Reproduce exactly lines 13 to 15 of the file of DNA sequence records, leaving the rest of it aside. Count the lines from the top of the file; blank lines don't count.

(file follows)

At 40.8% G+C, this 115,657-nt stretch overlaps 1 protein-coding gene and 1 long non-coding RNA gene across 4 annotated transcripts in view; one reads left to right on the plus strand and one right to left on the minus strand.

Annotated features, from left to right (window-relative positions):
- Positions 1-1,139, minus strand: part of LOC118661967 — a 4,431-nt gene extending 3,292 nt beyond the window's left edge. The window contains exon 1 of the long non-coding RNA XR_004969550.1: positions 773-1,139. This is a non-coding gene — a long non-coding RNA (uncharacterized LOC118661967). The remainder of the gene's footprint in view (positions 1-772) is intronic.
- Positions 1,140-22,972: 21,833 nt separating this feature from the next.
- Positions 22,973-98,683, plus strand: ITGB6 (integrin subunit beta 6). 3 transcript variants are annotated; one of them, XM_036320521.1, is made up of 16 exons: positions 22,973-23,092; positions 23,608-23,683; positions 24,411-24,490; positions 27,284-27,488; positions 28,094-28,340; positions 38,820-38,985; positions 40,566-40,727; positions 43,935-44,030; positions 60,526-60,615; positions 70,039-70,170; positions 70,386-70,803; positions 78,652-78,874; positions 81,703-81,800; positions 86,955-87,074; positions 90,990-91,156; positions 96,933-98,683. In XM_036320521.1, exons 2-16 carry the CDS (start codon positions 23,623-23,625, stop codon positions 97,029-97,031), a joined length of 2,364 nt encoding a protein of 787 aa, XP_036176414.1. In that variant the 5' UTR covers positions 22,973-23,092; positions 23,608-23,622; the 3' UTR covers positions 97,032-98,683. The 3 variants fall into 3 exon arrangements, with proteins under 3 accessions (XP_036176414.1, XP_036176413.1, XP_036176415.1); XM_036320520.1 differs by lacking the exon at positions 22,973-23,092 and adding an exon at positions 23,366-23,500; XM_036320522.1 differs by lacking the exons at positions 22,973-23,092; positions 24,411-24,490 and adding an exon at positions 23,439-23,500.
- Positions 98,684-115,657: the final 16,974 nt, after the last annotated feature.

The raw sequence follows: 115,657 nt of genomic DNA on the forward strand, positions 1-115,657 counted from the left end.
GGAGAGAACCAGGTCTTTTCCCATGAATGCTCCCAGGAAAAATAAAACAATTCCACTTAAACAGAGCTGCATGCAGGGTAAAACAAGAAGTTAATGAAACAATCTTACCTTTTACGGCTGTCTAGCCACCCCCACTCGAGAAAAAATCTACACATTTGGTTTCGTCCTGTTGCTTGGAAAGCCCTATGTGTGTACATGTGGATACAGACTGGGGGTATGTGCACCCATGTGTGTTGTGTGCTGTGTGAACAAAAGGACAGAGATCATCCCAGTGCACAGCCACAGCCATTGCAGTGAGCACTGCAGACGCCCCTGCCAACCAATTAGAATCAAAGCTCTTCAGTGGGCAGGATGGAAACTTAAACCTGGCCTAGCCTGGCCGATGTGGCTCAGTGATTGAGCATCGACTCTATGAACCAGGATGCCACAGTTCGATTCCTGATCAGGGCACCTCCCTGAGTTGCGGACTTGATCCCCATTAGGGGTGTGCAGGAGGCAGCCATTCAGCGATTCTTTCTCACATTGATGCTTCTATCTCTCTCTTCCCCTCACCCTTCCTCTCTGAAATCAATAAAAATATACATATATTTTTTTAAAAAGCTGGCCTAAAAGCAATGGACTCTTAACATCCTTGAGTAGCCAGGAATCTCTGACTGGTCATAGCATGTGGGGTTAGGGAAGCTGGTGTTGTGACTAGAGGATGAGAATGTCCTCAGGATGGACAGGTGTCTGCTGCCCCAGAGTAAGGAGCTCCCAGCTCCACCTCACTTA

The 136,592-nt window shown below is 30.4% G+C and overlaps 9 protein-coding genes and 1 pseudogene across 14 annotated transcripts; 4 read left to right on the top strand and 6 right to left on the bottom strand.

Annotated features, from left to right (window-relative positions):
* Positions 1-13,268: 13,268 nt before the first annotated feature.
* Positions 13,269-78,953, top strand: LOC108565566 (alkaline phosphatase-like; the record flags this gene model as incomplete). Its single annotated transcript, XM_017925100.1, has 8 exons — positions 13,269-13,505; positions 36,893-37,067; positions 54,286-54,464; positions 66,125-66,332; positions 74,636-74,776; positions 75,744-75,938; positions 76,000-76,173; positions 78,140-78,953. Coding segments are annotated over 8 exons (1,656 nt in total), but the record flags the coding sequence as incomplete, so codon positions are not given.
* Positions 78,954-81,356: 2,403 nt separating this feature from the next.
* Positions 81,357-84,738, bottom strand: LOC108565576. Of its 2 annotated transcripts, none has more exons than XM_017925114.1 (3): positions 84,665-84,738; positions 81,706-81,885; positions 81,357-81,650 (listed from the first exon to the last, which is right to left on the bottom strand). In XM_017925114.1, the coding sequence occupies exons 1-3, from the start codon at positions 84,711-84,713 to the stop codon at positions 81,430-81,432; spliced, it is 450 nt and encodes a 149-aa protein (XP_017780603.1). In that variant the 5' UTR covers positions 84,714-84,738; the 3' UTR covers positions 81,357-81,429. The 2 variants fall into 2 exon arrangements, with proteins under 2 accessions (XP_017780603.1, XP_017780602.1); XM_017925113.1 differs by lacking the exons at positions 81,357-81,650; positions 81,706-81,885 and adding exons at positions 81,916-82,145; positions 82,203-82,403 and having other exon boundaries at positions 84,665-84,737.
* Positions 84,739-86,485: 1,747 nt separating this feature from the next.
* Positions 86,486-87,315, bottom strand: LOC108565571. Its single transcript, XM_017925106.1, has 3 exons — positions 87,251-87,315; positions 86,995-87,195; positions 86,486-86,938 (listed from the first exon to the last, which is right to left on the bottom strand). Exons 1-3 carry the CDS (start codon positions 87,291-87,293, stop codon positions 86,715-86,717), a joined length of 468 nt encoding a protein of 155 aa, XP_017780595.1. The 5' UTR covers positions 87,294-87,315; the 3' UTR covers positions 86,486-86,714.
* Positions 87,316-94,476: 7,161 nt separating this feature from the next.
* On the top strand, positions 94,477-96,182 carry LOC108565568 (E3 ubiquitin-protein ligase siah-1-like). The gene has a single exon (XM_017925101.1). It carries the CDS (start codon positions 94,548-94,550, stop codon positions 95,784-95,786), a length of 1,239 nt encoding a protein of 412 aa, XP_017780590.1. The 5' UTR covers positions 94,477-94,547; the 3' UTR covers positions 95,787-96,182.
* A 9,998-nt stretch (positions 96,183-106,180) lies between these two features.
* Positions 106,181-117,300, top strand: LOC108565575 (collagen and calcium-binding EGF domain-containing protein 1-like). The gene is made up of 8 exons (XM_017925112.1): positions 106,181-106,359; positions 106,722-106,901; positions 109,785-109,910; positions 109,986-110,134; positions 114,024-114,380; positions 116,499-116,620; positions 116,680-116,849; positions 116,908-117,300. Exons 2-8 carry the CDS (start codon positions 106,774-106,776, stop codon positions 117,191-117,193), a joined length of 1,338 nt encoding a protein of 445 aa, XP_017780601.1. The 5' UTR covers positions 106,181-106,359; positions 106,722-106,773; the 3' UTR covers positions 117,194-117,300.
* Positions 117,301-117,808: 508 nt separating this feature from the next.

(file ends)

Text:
* Positions 78,954-81,356: 2,403 nt separating this feature from the next.
* Positions 81,357-84,738, bottom strand: LOC108565576. Of its 2 annotated transcripts, none has more exons than XM_017925114.1 (3): positions 84,665-84,738; positions 81,706-81,885; positions 81,357-81,650 (listed from the first exon to the last, which is right to left on the bottom strand). In XM_017925114.1, the coding sequence occupies exons 1-3, from the start codon at positions 84,711-84,713 to the stop codon at positions 81,430-81,432; spliced, it is 450 nt and encodes a 149-aa protein (XP_017780603.1). In that variant the 5' UTR covers positions 84,714-84,738; the 3' UTR covers positions 81,357-81,429. The 2 variants fall into 2 exon arrangements, with proteins under 2 accessions (XP_017780603.1, XP_017780602.1); XM_017925113.1 differs by lacking the exons at positions 81,357-81,650; positions 81,706-81,885 and adding exons at positions 81,916-82,145; positions 82,203-82,403 and having other exon boundaries at positions 84,665-84,737.
* Positions 84,739-86,485: 1,747 nt separating this feature from the next.